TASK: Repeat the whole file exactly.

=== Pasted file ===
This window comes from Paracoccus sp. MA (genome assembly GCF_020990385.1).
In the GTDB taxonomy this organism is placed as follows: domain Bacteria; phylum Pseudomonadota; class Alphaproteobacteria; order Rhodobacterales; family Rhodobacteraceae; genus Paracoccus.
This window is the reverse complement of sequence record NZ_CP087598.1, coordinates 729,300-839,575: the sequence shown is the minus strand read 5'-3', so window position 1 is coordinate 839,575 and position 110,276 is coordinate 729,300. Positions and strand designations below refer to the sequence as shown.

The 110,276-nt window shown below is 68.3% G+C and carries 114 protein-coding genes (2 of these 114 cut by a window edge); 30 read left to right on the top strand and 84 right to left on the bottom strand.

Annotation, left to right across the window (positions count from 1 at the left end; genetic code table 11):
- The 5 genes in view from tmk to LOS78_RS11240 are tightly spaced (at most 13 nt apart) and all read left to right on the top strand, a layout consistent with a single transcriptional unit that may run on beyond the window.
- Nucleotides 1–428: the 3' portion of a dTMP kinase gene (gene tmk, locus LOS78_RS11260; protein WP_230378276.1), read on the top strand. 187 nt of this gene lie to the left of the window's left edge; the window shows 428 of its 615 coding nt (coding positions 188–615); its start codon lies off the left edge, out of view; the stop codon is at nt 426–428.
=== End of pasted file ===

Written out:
This window comes from Paracoccus sp. MA (genome assembly GCF_020990385.1).
In the GTDB taxonomy this organism is placed as follows: domain Bacteria; phylum Pseudomonadota; class Alphaproteobacteria; order Rhodobacterales; family Rhodobacteraceae; genus Paracoccus.
This window is the reverse complement of sequence record NZ_CP087598.1, coordinates 729,300-839,575: the sequence shown is the minus strand read 5'-3', so window position 1 is coordinate 839,575 and position 110,276 is coordinate 729,300. Positions and strand designations below refer to the sequence as shown.

The 110,276-nt window shown below is 68.3% G+C and carries 114 protein-coding genes (2 of these 114 cut by a window edge); 30 read left to right on the top strand and 84 right to left on the bottom strand.

Annotation, left to right across the window (positions count from 1 at the left end; genetic code table 11):
- The 5 genes in view from tmk to LOS78_RS11240 are tightly spaced (at most 13 nt apart) and all read left to right on the top strand, a layout consistent with a single transcriptional unit that may run on beyond the window.
- Nucleotides 1–428: the 3' portion of a dTMP kinase gene (gene tmk, locus LOS78_RS11260; protein WP_230378276.1), read on the top strand. 187 nt of this gene lie to the left of the window's left edge; the window shows 428 of its 615 coding nt (coding positions 188–615); its start codon lies off the left edge, out of view; the stop codon is at nt 426–428.